Michael in Culture 10 minutes

Premature Optimization

I was talking to a colleague the other day who is working on a centralized initiative that has the potential to do a lot for our organization. He’s excited. He’s going to meetings, getting alignment, getting funding. In it all, leaders are asking him for a grand vision that will bring all the disparate parts together into a coherent whole. He delivered that grand vision in the form of a plan that would bring a set of solutions together to satisfy what all stakeholders are asking for.

I’ve been in that situation myself in the past. It’s all very exciting. Every meeting you have has a sense of purpose and direction. You are finally bringing this change to the organization that it so desperately needs.

Unfortunately, in the past, I’ve missed the reality that the only thing that is known is the next one or two things that need to be done to improve the current situation. The grand vision might be needed to bring the needed alignment and funding into the situation. But if that vision removes me from the stark reality that if I don’t act upon the improvement opportunities that stand before me right now with a high level of urgency, I will not end up making the transformative change that I am promising to everyone.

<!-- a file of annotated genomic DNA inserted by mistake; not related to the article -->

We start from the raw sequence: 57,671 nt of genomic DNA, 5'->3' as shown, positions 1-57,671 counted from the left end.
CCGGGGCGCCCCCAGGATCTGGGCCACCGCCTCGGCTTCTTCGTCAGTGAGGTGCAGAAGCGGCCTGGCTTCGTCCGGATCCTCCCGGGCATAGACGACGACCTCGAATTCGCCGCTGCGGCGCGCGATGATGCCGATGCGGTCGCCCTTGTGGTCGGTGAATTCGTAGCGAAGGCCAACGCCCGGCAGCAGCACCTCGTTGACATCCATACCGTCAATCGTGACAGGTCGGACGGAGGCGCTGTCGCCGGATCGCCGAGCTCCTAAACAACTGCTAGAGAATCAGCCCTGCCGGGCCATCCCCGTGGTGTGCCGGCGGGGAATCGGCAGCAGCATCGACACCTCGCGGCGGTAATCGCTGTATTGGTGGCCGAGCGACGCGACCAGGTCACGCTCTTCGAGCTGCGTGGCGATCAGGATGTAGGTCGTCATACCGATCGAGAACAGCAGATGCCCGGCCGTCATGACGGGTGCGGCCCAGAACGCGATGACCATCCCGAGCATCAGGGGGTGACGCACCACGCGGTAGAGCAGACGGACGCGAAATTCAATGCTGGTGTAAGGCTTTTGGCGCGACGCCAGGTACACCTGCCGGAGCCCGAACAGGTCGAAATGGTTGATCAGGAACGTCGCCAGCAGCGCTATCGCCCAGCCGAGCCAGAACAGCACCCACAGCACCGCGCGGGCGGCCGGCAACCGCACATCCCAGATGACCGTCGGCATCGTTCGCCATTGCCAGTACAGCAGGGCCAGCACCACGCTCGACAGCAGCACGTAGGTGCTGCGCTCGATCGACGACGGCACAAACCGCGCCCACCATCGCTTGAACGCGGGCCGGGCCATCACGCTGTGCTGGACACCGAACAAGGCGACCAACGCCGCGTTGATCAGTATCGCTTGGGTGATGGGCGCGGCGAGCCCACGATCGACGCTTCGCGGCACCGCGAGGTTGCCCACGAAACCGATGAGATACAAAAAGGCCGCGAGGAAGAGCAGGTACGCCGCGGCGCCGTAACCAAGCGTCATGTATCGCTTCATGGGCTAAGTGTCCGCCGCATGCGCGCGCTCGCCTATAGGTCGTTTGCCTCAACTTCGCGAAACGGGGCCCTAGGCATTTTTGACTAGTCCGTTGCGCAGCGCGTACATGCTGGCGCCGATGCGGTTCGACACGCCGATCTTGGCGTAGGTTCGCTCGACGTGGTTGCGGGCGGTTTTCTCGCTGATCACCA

I might still deliver a tool. I might even declare “Mission Accomplished” as I do. But without a flow of improvements that have the regular engagement of all stakeholders, the tool or initiative is destined to have little effect.

People say it’s bad to prematurely optimize code. It’s just as bad to prematurely optimize solutions. Make your solutions fit the problem you’re facing today, and give enough vision to provide the direction needed to keep it going in the right direction.